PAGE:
I used to have a pet iguana, and I never learned whether it was a girl or a boy. It was fascinating to me that this beautiful and handsome creature could exist in the world without a gender and be perfectly fine, and I still think that’s neat. I was a weird kid, but I knew what I was about.
When I moved to West Philadelphia at the beginning of the pandemic, the neighborhood was a mess. The city sanitation workers were on strike (good for them!!), and trash was everywhere. No one had trimmed the vegetation growing along the sidewalks, and there were all sorts of weeds and flowers pushing their way up from underneath the piles of loose rubbish. Most of the university students and faculty had evacuated the city, and no one was walking around outside to begin with, so the crows and opossums had gotten bold. It was quite nice, actually.
I don’t intend to suggest that there was anything “good” about the pandemic, which was and continues to be a nightmare, but I have to admit that it was still a welcome relief to be able to walk around outside while feeling like I was just another part of nature.
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This is a comic I created for the third issue of Nature Held Me Close, a zine about “gender dysphoria and the great outdoors.” Free digital copies of all three issues of the zine are available on its website (here).
I’ve been seeing here and there that the Covid-19 vaccine is a giant shot that really hurts and knocks you out afterwards, but none of that is true. It’s very chill and painless and stress-free.
I’m deathly afraid of needles, but this wasn’t a big deal, even for me. Just in case anyone has anxiety about this vaccine, I want to add my voice to the chorus of people saying that there’s nothing to worry about.
The needle isn’t big at all, and the shot takes literally a second. It’s not painful, just a tiny touch of ice on your shoulder. I experienced a slight fever and some wooziness during the afternoon and evening after the vaccine, but the symptoms were mild and had totally disappeared when I woke up the next morning. My arm was a bit sore the day after, but it wasn’t painful; it was just like the feeling you get after pushing your limits a little during a weightlifting session. There was no bruise at all.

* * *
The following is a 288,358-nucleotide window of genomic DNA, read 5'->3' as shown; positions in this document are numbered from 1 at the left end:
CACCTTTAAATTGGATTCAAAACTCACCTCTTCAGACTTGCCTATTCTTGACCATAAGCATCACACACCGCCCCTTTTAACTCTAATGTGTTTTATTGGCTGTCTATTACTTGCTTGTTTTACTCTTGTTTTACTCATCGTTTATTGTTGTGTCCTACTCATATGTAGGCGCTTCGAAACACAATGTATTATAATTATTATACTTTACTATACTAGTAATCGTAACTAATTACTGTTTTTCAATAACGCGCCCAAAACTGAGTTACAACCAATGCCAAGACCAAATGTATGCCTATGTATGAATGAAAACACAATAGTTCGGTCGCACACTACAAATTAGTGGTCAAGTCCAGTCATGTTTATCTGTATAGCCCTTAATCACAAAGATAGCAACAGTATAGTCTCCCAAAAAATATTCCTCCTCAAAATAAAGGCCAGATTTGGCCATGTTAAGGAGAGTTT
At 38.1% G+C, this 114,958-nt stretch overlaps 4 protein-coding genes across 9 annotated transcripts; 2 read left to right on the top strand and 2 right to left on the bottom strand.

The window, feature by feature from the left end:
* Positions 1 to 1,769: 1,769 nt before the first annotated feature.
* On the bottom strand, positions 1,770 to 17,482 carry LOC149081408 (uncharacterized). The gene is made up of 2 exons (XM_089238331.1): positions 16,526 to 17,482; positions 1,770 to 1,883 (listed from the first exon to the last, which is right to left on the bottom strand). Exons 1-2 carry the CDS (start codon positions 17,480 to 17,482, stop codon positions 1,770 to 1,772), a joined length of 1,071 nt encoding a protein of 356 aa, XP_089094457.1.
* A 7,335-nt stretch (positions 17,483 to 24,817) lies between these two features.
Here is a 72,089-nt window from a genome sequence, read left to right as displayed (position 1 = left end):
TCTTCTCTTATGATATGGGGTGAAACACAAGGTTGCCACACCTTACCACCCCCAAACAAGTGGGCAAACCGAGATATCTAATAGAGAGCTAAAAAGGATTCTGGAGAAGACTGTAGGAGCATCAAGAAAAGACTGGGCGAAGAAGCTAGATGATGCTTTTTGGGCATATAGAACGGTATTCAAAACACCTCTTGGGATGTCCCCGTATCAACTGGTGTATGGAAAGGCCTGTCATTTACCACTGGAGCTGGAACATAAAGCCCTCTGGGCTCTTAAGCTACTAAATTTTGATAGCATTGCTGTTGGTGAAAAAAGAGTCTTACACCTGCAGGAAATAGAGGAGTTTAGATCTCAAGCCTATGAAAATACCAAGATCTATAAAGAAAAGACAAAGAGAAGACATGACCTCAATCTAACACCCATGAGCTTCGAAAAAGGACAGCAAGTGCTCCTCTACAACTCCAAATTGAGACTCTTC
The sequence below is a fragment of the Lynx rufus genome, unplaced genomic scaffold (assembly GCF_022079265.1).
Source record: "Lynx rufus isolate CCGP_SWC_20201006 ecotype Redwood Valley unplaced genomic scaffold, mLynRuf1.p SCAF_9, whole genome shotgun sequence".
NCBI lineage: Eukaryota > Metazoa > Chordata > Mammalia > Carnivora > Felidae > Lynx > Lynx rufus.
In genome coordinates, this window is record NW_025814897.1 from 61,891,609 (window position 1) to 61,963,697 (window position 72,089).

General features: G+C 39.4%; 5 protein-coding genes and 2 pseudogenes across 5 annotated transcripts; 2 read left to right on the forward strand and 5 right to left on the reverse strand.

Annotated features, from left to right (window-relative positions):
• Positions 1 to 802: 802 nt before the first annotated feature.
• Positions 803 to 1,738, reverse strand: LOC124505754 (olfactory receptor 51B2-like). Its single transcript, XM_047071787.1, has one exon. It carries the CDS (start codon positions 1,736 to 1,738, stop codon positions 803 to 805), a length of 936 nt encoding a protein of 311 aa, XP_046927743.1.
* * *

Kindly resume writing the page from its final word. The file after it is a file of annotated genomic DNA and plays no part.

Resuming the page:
Everyone in the impromptu clinic was very friendly and kept thanking me for showing up and being there. They took social distancing seriously without being weird about it or performing hygiene theater, which I appreciated. All of the doctors and nurses were bizarrely healthy-looking and attractive in the way that healthcare professionals often are when they’re not at the end of some horrible hellshift. I got a big glossy sticker and a little vaccine passport card at the end of the fifteen-minute observation period, and they are both very handsome.
As a nonbinary person, I’ve had a lot of trouble with the medical system in the past, but none of that nonsense applies to this situation. No one is going to force you to check a binary gender box or ask for your deadname or try to shame you about your identity or appearance or “gender-appropriate” weight; they just want to help you get vaccinated. Even if you have trauma associated with doctors and needles, you’ll be okay.
Overall, getting vaccinated was a pleasant experience. If nothing else, you can use it as an excuse to order a pizza and spend the rest of the day in bed playing video games, which is totally what I did.
The clinic I visited at UPenn was on the second-floor basketball court of the university gym, but I’ve been hearing about vaccine clinics that have been set up in mostly abandoned malls in New Jersey and elsewhere around the United States, and damn that sounds cool. I’ve added “visiting mostly abandoned malls in New Jersey” to the list of things I want to try once I’m fully vaccinated, and I’m looking forward to it. There are a lot of things I’m looking forward to doing, actually, and I’m relieved and happy to have taken this step forward to being able to enjoy them while living my best and most interesting post-pandemic life.
So no worries, friends. Even if your anxiety is as awful as mine, you’ll be fine.